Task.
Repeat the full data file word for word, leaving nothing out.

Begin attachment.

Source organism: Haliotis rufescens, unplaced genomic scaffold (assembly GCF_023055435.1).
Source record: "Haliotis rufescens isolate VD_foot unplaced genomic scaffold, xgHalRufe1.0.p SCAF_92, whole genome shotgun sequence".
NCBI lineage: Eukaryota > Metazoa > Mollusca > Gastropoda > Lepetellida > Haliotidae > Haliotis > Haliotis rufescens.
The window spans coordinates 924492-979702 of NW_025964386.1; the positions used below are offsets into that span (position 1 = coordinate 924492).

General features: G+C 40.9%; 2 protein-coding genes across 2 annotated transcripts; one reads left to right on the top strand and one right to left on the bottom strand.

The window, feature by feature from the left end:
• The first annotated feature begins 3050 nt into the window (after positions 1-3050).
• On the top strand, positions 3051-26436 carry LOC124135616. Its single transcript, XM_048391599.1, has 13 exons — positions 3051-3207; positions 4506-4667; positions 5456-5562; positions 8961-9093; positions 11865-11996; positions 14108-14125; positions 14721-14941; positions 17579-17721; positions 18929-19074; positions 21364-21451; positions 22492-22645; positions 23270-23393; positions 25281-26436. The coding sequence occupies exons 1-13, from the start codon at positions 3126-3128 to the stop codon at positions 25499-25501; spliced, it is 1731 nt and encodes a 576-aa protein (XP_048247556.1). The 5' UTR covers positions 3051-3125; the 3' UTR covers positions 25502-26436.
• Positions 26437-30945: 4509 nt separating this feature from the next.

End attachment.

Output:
Source organism: Haliotis rufescens, unplaced genomic scaffold (assembly GCF_023055435.1).
Source record: "Haliotis rufescens isolate VD_foot unplaced genomic scaffold, xgHalRufe1.0.p SCAF_92, whole genome shotgun sequence".
NCBI lineage: Eukaryota > Metazoa > Mollusca > Gastropoda > Lepetellida > Haliotidae > Haliotis > Haliotis rufescens.
The window spans coordinates 924492-979702 of NW_025964386.1; the positions used below are offsets into that span (position 1 = coordinate 924492).

General features: G+C 40.9%; 2 protein-coding genes across 2 annotated transcripts; one reads left to right on the top strand and one right to left on the bottom strand.

The window, feature by feature from the left end:
• The first annotated feature begins 3050 nt into the window (after positions 1-3050).
• On the top strand, positions 3051-26436 carry LOC124135616. Its single transcript, XM_048391599.1, has 13 exons — positions 3051-3207; positions 4506-4667; positions 5456-5562; positions 8961-9093; positions 11865-11996; positions 14108-14125; positions 14721-14941; positions 17579-17721; positions 18929-19074; positions 21364-21451; positions 22492-22645; positions 23270-23393; positions 25281-26436. The coding sequence occupies exons 1-13, from the start codon at positions 3126-3128 to the stop codon at positions 25499-25501; spliced, it is 1731 nt and encodes a 576-aa protein (XP_048247556.1). The 5' UTR covers positions 3051-3125; the 3' UTR covers positions 25502-26436.
• Positions 26437-30945: 4509 nt separating this feature from the next.